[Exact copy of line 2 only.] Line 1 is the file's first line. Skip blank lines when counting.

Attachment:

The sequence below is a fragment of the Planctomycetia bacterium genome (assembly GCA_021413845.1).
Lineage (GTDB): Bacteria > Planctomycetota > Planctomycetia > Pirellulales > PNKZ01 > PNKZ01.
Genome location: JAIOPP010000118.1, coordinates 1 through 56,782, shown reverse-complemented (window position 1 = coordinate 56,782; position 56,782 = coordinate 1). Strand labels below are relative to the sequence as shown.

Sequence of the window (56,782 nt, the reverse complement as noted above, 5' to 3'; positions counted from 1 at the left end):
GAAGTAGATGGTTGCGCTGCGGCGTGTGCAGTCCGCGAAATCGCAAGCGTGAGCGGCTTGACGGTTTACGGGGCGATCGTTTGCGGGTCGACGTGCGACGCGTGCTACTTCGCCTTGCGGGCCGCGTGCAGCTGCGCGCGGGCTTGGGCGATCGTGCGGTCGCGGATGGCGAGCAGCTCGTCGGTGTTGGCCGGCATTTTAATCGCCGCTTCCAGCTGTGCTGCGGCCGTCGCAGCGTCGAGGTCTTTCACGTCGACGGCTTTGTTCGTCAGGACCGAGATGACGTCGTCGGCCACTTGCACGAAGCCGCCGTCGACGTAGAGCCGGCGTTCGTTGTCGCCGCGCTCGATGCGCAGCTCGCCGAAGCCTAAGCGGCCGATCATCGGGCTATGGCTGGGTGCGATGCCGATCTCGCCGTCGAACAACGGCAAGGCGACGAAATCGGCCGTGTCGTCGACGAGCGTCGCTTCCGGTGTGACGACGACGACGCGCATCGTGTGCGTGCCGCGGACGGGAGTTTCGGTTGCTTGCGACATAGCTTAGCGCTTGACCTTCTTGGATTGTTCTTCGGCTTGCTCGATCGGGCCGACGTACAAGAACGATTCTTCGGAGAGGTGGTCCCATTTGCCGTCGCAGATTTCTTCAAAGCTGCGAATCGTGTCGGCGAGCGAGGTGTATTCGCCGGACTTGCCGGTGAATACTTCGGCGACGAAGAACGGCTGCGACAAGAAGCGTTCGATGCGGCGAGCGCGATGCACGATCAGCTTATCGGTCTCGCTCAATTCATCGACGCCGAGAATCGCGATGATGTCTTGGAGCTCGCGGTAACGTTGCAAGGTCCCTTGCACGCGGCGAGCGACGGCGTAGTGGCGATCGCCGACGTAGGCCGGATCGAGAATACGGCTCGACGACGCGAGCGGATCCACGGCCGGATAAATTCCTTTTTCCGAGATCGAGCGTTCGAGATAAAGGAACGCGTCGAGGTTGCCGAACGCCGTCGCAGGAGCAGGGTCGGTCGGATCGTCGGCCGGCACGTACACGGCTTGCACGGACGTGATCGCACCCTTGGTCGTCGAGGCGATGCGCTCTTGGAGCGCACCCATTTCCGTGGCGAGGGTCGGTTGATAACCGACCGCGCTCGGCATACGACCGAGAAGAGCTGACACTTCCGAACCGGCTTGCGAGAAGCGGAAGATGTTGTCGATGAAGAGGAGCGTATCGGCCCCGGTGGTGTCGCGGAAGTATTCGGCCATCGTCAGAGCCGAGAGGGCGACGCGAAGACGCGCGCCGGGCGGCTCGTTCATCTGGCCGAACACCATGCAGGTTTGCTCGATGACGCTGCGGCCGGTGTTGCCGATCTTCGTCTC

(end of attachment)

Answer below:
Lineage (GTDB): Bacteria > Planctomycetota > Planctomycetia > Pirellulales > PNKZ01 > PNKZ01.